May 3, 2004
The Other Class of '04
| May 3, 2004
A recent discovery led The Sun to a wealth of photographs that once belonged to Henry C. Hasbrouck 1904 and capture the memories of his experiences at Cornell 100 years ago. This week, The Sun will run a series based on the pictures in Henry’s photo collection, beginning today with a story about Henry himself and a few of his classmates.
A self-described “heathen,” whose likely occupation he described as “work” in his senior 1904 Class Book, Henry also wrote, “To lie with gumption is a high delight.”
Henry and his friends left a quiet legacy behind them, somewhat hidden in the deceased alumni files in Kroch library. However, upon leafing through the files and reading the Class Book, their histories came to life, revealing figures whose names may not be commonplace, but who nevertheless have made outstanding contributions — or just have interesting stories to tell.
Henry, the former owner of the photographs, was born May 18, 1880 and attended high school in Troy, N.Y. Henry was an outstanding student, both in high school and in college. He earned a free ride at Cornell after scoring the highest in his assembly district on an entrance exam, a policy that the University instituted throughout the state to link Cornell to the public school system.
Henry continued to earn top grades at Cornell, in an era far before grade inflation, according to University historian Carol Kammen. Average grades were between high 60s and low 70s. Fifty-five was passing.
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May 4, 2004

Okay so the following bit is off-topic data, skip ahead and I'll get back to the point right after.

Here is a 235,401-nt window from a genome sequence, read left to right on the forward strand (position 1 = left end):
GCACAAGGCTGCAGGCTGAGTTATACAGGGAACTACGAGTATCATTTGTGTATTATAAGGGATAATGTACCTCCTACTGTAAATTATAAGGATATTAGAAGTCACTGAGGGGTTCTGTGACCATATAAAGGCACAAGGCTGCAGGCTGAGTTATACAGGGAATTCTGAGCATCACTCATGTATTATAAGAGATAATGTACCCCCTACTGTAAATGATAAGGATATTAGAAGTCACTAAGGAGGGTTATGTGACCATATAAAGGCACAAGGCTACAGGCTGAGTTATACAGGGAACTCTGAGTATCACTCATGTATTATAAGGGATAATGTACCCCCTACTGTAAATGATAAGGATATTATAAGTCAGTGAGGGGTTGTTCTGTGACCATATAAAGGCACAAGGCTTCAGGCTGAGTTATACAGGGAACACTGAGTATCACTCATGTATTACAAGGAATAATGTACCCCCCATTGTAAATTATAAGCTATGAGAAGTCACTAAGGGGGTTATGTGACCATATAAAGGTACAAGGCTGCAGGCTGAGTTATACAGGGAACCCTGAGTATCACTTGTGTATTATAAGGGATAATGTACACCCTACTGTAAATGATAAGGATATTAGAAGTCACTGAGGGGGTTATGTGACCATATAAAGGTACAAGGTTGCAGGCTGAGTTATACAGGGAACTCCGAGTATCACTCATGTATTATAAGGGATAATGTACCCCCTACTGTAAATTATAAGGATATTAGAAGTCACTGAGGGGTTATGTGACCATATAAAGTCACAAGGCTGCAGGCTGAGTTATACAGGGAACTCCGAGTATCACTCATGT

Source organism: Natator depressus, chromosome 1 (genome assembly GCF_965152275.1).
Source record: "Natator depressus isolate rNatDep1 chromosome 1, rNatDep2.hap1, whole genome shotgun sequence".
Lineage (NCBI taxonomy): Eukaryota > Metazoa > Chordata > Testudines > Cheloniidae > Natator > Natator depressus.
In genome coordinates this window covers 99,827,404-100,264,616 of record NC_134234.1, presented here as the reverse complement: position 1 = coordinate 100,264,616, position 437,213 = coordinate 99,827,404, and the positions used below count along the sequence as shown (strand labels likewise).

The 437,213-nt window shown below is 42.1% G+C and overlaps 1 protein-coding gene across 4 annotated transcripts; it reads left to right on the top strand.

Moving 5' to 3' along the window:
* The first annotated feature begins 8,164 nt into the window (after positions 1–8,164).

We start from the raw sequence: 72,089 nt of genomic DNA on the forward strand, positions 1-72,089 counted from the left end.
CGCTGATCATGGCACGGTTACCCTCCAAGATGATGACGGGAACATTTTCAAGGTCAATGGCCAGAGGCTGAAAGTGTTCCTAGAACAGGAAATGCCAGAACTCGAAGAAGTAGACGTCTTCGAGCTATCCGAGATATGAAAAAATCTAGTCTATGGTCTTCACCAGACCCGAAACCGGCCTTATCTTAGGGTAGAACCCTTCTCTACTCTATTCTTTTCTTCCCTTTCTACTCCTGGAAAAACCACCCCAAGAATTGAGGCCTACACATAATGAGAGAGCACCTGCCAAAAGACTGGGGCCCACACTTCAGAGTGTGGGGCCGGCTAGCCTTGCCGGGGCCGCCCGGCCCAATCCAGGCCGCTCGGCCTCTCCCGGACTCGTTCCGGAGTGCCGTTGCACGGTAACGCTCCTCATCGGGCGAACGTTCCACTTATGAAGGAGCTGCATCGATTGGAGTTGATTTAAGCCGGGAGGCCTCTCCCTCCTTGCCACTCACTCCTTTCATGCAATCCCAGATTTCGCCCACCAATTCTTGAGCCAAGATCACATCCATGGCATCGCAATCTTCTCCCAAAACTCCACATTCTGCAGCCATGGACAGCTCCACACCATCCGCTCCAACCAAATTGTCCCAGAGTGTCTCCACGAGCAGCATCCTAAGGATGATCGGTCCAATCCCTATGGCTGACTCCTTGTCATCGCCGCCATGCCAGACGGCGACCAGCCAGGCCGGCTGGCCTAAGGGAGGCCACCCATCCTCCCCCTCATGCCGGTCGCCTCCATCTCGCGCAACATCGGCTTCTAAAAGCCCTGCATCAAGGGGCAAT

When Pat Tillman left the NFL three years ago, he dropped his pads and a $3.6 million contract for fatigues and a soldier’s salary. Thursday, April 22, he died fighting in Afghanistan. On the same day, Shiite Muslim cleric Muqtada al-Sadr rallied his followers to continue their insurgence, saying that he wanted to be the “striking arm” of Hamas in Iraq. Exactly one month earlier, George Boiardi’s family laid its son to rest in Washington D.C. The juxtaposition of Tillman and Boiardi’s tragic deaths against al-Sadr’s threat puts life in perspective: in a world of certain uncertainty, we are never safe from death but neither are we ever precluded from really living. Individuals like Tillman and Boiardi give us hope and an example. In the past year, I’ve had the pleasure to applaud and admonish, talk and teach in this column. Now, with the semester’s end four days away, I’d like to take this opportunity to reflect on three things I’ve learned. First, it’s easy to complain but far more rewarding to find the positive. Ithaca winters stink. Hiking up Libe slope is a pain. The football team went 1-9. School is hard. But this past weekend, my parents came from St. Louis to visit campus — and reminded me just how lucky we all are. The beautiful weekend weather held just long enough for hundreds of students get outside and cherish the sunshine. Few other schools in the country have the rolling hills or, for that matter, the gorges and seasons that we take for granted. The football team may have been bad, but its new coach will only inspire it to better things. We go to an Ivy League university, with endless opportunities awaiting us, while many teenagers have only one choice after high school: a dead-end job. Second, life is too short to let opportunity pass by. The day Boiardi died, I was covering the lacrosse game. From my perch in the Schoellkopf press box, I watched as Boiardi, defending the net, got hit with a shot and collapsed. Helpless, I looked on as paramedics rushed the field and players ushered off. When Boiardi left in an ambulance, tears and anguished expressions on players’ and coaches’ faces confirmed the worst. But, from my seat on a Sage Chapel pew at Boiardi’s memorial service, I heard the words of his friends, family, and teachers which confirmed that George was a person who had inspired countless people during his life and that his legacy will continue to enlighten countless others in the future. Though I didn’t know Boiardi personally, the impact of his death touched me vicariously. As I walked home from that fateful game, I did something I don’t often do: call home to say ‘I love you mom and dad’. The sudden and unforeseeable nature of Boiardi’s death made me realize how easily the carpet can get yanked from under our feet, despite everything we do to keep it intact. It also made me realize that most of us run our daily routines clouded by superficial thoughts of grades, money, image — and that we too infrequently make time to appreciate what really matters: friends, family, and love. I, for one, won’t ever let that happen again. Finally, I learned that it’s easy to allow extraneous influences detour our path, but passion remains the one true north on life’s compass. Pat Tillman had it good: celebrity on the football field, a new wife, and financial security. There’s a reason he was the only pro player to enlist in the military following the September 11th attacks: the NFL is the good life. But his true calling wasn’t tackling, it was fighting terrorism. Tillman paid dearly to achieve that dream, but he left this life fulfilled, and that is all the glory he ever wanted. We should all aspire to be so true to ourselves, willing to risk it all for the ideals and people who matter most to us. So with my final column of the year, I’ll take this opportunity to thank the people who’ve meant the most to me in my most tumultuous times: Thank you D for your patience and smile. Few people have the fortitude to weather my attitude or the spark to fire me up when my flame is all but out. You keep me going when times get rough. I only hope to return half the favor. Thank you to the men of the Chi for your excellence. After graduating high school, I feared that I might never find better friends. I have. There’s not a doubt in my mind I would have left Cornell after freshman year were it not for you guys. Ithaca and Cornell can drive a person to depression with its dreary weather and demanding workload, but I can always count on a good laugh, sound advice, and great times at my home away from home. My only regret is not being there more. In so many words, I need this… Thank you to my family for your example, advice, and support. I wouldn’t know how to write or what to write about without you. And, at times, I may not have any readers without you either. And thank you Pat Tillman, Mario St. George Boiardi, and Muqtada al-Sadr for showing us all the good and the bad in the world, for showing us the power of the human spirit to raise the bar or undermine it, for giving us something to work toward and fight against. Archived article by Everett Hullverson